Over the past week, financial markets revisited the “Trump Trade” as a portfolio consisting out of 3 variables. The first variable is the dollar. The green buck resumed strength because of a more favorable stance by President Trump in trade discussions with Japan and China. Japanese Prime Minister Abe praised Trump for his business qualities with a trade deal potentially away from the Trans-Pacific Partnership (“TPP”). The conference call with Chinese President Xi Jinping resulted in a policy shift by Trump when he formally confirmed to uphold the “China One Policy.” The diplomatic nature of these discussions with Japan and China critically refrained from “currency manipulation” and was rather translated as a “level playing field” on currency valuation. The dollar index re-priced to moderately above 100,
The Federal Reserve’s FOMC Statement may have had the look of a stalemate but the language was crafted such that there are two important implications. The first is both sides of the dual mandate (inflation & unemployment) are in the Fed’s view now at target. The outlook for inflation was changed from “expected” to “will rise to 2 percent.” The Federal Reserve has high conviction inflation will be at target by removing from the Statement “transitory effects of declines in energy and import prices dissipate.” The other part of the mandate, the unemployment rate, was described as “stayed near its recent low” rather than declining. The assessment of the mandate coming into balance, suggests the Fed is getting ready for the next phase of
As Donald Trump was sworn in as the 45th President of the United States, there were two notable points in his inaugural speech. The first point is President Trump took a firm stance against the political establishment. His message was conveyed such there will be a power transfer from government back to the private sector. By ending state control, “carnage” as President Trump described it, would end effectively. That may imply government intervention in private markets is now something of the past. One may argue President Trump took to heart the ideologies of the late economist Paul Samuelson. He argued maximizing welfare for the public results in an economy operating at optimal efficiency. The speech focus on “buy American, hire American” is adage to Samuelson by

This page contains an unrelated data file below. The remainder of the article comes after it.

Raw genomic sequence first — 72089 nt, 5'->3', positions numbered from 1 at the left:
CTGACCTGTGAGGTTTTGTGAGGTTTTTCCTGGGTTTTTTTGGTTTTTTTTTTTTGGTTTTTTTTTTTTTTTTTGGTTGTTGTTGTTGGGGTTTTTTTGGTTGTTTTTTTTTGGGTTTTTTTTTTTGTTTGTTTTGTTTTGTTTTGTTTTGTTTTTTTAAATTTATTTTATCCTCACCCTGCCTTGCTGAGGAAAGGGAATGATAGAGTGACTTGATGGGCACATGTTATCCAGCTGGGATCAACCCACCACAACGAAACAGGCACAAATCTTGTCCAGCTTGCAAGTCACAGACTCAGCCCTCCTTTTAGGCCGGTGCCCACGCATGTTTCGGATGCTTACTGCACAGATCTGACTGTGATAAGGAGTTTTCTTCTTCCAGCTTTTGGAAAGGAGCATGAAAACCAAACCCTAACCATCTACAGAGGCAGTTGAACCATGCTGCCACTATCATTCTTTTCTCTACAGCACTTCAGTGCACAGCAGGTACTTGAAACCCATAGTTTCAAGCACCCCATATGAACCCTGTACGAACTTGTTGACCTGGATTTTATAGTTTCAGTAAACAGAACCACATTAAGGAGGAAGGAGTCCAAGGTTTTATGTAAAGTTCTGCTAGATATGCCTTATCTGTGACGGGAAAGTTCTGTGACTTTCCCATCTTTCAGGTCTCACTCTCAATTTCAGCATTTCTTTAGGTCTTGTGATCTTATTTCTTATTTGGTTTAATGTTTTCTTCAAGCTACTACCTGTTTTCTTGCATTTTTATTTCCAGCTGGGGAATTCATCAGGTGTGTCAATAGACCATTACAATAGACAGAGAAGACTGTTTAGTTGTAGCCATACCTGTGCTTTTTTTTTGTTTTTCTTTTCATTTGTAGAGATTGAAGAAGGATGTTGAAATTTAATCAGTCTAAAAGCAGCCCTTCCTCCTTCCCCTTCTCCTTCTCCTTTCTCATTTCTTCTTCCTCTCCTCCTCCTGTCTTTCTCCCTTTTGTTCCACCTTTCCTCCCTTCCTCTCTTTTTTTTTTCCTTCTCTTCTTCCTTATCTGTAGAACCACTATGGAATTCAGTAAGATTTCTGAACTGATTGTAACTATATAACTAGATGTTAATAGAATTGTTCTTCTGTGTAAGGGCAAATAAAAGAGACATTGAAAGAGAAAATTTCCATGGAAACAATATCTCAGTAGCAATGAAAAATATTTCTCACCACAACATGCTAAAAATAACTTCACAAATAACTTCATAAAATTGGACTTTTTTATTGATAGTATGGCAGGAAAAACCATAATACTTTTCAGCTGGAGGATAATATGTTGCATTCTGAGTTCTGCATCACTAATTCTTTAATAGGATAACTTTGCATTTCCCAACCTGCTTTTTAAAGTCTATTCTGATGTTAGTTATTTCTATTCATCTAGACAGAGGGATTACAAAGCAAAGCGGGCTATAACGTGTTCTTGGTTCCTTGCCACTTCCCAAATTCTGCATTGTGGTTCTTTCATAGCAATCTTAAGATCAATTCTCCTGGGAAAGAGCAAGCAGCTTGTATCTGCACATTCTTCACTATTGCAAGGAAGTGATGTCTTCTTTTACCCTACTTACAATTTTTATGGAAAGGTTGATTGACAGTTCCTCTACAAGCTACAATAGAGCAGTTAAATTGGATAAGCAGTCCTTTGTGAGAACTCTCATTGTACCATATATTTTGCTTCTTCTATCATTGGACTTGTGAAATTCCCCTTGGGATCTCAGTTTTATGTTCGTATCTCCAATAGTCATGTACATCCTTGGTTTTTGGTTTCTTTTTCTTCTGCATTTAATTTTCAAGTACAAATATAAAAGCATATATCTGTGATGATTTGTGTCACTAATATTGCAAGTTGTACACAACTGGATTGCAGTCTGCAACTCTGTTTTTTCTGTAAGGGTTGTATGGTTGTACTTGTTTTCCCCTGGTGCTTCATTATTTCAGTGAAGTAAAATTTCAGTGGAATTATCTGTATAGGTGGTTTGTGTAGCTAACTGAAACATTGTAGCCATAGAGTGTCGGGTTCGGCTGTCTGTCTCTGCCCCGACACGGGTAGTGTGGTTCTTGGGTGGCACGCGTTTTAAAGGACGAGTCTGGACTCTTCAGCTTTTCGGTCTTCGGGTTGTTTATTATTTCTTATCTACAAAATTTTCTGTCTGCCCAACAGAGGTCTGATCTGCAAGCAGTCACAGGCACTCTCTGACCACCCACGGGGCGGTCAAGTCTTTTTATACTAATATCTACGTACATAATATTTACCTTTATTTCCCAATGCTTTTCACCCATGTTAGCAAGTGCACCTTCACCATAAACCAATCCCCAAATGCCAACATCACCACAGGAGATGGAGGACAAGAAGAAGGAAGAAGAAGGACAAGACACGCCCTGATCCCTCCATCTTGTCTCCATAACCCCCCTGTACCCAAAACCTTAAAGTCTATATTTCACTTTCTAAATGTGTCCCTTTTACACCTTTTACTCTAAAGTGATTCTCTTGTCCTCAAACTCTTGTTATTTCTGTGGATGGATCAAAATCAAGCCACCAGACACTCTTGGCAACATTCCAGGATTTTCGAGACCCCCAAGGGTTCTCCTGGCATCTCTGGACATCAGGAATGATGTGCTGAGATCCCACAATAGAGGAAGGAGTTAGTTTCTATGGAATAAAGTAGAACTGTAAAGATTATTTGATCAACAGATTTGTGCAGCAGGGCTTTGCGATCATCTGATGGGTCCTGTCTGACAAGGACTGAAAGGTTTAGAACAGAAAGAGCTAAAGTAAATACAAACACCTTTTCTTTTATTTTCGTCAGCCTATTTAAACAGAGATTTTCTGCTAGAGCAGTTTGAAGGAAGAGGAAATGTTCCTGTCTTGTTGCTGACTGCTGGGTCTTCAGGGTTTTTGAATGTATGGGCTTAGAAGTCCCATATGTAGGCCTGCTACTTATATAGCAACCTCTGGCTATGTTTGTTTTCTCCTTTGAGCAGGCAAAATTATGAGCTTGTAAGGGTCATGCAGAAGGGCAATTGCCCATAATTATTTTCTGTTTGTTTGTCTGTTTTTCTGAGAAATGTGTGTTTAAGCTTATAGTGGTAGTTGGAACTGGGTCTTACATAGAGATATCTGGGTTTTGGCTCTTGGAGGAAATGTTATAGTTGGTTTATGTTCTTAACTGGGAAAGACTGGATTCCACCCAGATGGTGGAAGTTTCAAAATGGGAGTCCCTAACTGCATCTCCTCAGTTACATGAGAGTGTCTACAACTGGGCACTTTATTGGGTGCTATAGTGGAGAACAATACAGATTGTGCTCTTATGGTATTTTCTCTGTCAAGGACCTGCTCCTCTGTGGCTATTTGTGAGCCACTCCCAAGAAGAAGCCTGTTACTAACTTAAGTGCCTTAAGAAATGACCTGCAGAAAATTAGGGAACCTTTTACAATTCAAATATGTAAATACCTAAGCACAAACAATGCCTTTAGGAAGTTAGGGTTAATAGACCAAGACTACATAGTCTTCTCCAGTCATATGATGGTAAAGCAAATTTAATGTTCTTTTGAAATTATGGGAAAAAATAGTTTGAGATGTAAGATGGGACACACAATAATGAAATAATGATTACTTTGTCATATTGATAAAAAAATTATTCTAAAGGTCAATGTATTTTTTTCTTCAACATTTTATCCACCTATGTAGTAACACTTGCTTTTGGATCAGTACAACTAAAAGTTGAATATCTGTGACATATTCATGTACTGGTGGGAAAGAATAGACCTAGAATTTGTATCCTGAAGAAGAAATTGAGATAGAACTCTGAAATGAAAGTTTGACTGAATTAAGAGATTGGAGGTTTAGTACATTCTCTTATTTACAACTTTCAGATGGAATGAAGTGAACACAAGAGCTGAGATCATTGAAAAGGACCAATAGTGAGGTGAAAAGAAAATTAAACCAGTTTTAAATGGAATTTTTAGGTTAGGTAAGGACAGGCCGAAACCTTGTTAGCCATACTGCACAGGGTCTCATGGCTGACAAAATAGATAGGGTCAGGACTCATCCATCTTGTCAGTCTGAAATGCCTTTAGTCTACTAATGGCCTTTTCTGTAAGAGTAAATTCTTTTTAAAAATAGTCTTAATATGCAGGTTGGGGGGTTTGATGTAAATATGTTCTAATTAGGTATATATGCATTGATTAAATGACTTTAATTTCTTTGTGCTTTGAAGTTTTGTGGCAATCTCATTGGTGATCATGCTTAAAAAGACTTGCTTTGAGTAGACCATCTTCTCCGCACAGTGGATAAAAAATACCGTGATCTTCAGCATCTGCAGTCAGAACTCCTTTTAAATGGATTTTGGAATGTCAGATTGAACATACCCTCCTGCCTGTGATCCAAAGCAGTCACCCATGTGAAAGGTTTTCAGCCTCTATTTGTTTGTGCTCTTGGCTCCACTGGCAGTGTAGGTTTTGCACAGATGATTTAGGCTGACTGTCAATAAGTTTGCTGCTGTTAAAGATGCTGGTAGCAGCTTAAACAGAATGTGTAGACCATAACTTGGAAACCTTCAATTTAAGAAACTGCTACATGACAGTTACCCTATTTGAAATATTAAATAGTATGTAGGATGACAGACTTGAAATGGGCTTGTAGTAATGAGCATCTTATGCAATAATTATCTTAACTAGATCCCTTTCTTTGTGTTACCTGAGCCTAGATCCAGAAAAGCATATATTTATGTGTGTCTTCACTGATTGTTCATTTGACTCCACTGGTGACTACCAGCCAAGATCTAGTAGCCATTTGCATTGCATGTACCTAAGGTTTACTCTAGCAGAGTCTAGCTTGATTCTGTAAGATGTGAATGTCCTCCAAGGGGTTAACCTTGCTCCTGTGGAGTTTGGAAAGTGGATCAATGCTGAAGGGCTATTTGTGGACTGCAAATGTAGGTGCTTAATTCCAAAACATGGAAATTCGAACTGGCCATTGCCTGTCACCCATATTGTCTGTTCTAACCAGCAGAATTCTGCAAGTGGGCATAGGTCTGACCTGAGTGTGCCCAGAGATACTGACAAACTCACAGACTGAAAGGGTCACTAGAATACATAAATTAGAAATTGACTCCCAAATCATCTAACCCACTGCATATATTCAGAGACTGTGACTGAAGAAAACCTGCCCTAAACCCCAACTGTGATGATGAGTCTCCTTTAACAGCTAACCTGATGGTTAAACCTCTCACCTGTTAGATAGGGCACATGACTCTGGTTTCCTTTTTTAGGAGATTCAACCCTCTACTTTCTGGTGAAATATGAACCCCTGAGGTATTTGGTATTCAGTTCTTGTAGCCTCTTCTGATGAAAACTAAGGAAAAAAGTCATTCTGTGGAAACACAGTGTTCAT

Credit risk premiums recently narrowed to their tightest levels since late 2007. There are a few risks emerging at the horizon that may alter valuation of corporate bonds. These risks can be put into three categories: 1) macro risks, 2) cross border holdings and 3) non-repatriated earnings and corporate tax reform. In the Minutes of the Federal Reserve released this week, there was a discussion how to respond when the economy with an already tight labor market could face additional fiscal stimulus. Many FOMC members saw a quicker tightening as the appropriate response. This tightening would be through 2 to 3 rate hikes in 2017, possibly followed by a reduction of the size of the Fed's balance sheet. These tightening measures may come at a time